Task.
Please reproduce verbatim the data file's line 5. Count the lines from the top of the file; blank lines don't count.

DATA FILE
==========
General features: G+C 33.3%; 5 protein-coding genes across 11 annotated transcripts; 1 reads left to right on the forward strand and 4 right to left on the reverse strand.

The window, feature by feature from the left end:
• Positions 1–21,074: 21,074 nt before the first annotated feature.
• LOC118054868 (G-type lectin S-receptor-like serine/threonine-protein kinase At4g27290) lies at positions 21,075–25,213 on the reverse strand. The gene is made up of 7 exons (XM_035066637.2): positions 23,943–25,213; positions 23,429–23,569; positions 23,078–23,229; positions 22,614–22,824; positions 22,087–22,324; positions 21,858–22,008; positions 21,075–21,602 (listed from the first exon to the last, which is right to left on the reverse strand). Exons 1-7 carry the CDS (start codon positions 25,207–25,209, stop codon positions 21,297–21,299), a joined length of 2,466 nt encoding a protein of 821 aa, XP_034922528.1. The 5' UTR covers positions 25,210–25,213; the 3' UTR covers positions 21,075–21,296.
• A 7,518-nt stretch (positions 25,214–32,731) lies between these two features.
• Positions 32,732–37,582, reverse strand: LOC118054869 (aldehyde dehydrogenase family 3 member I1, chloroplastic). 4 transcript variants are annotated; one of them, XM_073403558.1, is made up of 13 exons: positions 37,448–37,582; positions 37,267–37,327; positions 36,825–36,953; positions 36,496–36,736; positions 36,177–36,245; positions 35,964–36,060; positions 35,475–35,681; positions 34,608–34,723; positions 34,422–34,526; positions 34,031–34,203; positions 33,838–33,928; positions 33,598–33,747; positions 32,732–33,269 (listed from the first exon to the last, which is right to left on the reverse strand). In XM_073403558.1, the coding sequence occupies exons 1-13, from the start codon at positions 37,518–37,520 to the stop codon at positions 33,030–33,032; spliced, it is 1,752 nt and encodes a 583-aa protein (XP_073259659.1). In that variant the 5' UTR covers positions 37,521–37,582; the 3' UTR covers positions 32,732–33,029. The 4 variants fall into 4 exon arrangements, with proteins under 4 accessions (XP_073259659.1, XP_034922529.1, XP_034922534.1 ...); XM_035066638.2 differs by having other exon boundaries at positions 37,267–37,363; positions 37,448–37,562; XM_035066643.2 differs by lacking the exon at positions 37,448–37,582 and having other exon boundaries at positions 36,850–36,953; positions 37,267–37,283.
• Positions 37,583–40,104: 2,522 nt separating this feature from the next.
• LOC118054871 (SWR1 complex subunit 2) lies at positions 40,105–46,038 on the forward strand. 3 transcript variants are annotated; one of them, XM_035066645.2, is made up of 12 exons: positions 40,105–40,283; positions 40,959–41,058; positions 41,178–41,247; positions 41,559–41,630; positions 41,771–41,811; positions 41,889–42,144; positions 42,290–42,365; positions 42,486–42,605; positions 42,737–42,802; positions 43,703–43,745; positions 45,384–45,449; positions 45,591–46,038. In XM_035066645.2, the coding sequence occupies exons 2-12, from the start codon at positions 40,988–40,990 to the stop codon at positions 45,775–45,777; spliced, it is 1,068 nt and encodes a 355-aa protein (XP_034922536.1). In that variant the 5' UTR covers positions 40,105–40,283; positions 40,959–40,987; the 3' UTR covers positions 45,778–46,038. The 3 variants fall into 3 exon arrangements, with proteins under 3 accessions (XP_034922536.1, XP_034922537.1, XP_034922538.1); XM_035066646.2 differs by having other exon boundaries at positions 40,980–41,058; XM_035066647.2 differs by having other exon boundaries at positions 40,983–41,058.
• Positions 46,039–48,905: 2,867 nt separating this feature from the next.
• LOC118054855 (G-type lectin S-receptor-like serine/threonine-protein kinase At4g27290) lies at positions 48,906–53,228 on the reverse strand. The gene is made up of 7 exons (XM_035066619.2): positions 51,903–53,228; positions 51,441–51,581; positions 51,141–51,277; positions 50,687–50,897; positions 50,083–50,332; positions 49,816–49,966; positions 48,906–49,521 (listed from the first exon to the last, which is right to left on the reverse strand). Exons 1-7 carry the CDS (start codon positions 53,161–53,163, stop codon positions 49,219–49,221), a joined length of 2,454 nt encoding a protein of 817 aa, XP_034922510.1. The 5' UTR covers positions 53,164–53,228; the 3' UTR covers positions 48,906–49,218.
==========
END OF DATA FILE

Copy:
• A 7,518-nt stretch (positions 25,214–32,731) lies between these two features.